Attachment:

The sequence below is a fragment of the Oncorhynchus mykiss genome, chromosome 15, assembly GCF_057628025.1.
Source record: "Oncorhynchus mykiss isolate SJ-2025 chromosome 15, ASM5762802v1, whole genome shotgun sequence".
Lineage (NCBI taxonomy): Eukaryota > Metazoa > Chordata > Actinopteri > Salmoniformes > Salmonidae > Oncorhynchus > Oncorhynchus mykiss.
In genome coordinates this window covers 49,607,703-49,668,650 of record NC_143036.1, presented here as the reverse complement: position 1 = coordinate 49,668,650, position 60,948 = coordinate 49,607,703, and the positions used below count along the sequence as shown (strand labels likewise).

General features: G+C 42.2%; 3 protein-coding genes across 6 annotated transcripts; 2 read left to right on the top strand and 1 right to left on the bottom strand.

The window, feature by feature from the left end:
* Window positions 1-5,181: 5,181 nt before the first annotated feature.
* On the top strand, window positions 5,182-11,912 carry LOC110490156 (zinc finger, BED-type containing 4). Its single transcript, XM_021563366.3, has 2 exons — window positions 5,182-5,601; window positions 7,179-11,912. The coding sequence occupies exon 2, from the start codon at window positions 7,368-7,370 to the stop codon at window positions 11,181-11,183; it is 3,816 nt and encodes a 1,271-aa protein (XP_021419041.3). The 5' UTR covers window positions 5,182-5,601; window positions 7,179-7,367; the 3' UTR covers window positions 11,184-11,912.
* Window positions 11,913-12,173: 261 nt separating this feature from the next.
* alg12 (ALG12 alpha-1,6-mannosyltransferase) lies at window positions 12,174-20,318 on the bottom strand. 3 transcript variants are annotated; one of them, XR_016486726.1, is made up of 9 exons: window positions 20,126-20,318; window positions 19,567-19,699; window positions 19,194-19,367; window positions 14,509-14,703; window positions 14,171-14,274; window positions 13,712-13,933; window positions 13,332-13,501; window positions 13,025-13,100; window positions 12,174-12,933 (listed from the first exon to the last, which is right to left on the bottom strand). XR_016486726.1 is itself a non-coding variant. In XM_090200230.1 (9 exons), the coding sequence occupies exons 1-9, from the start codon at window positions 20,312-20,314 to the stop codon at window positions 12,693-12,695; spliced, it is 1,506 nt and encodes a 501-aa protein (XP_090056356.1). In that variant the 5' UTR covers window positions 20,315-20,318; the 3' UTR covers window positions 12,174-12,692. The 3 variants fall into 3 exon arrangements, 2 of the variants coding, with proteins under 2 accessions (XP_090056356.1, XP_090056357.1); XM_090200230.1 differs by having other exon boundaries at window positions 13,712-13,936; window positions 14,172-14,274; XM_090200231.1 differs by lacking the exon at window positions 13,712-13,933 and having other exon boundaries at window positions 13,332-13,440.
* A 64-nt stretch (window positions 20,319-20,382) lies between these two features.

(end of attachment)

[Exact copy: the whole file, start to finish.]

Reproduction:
The sequence below is a fragment of the Oncorhynchus mykiss genome, chromosome 15, assembly GCF_057628025.1.
Source record: "Oncorhynchus mykiss isolate SJ-2025 chromosome 15, ASM5762802v1, whole genome shotgun sequence".
Lineage (NCBI taxonomy): Eukaryota > Metazoa > Chordata > Actinopteri > Salmoniformes > Salmonidae > Oncorhynchus > Oncorhynchus mykiss.
In genome coordinates this window covers 49,607,703-49,668,650 of record NC_143036.1, presented here as the reverse complement: position 1 = coordinate 49,668,650, position 60,948 = coordinate 49,607,703, and the positions used below count along the sequence as shown (strand labels likewise).

General features: G+C 42.2%; 3 protein-coding genes across 6 annotated transcripts; 2 read left to right on the top strand and 1 right to left on the bottom strand.

The window, feature by feature from the left end:
* Window positions 1-5,181: 5,181 nt before the first annotated feature.
* On the top strand, window positions 5,182-11,912 carry LOC110490156 (zinc finger, BED-type containing 4). Its single transcript, XM_021563366.3, has 2 exons — window positions 5,182-5,601; window positions 7,179-11,912. The coding sequence occupies exon 2, from the start codon at window positions 7,368-7,370 to the stop codon at window positions 11,181-11,183; it is 3,816 nt and encodes a 1,271-aa protein (XP_021419041.3). The 5' UTR covers window positions 5,182-5,601; window positions 7,179-7,367; the 3' UTR covers window positions 11,184-11,912.
* Window positions 11,913-12,173: 261 nt separating this feature from the next.
* alg12 (ALG12 alpha-1,6-mannosyltransferase) lies at window positions 12,174-20,318 on the bottom strand. 3 transcript variants are annotated; one of them, XR_016486726.1, is made up of 9 exons: window positions 20,126-20,318; window positions 19,567-19,699; window positions 19,194-19,367; window positions 14,509-14,703; window positions 14,171-14,274; window positions 13,712-13,933; window positions 13,332-13,501; window positions 13,025-13,100; window positions 12,174-12,933 (listed from the first exon to the last, which is right to left on the bottom strand). XR_016486726.1 is itself a non-coding variant. In XM_090200230.1 (9 exons), the coding sequence occupies exons 1-9, from the start codon at window positions 20,312-20,314 to the stop codon at window positions 12,693-12,695; spliced, it is 1,506 nt and encodes a 501-aa protein (XP_090056356.1). In that variant the 5' UTR covers window positions 20,315-20,318; the 3' UTR covers window positions 12,174-12,692. The 3 variants fall into 3 exon arrangements, 2 of the variants coding, with proteins under 2 accessions (XP_090056356.1, XP_090056357.1); XM_090200230.1 differs by having other exon boundaries at window positions 13,712-13,936; window positions 14,172-14,274; XM_090200231.1 differs by lacking the exon at window positions 13,712-13,933 and having other exon boundaries at window positions 13,332-13,440.
* A 64-nt stretch (window positions 20,319-20,382) lies between these two features.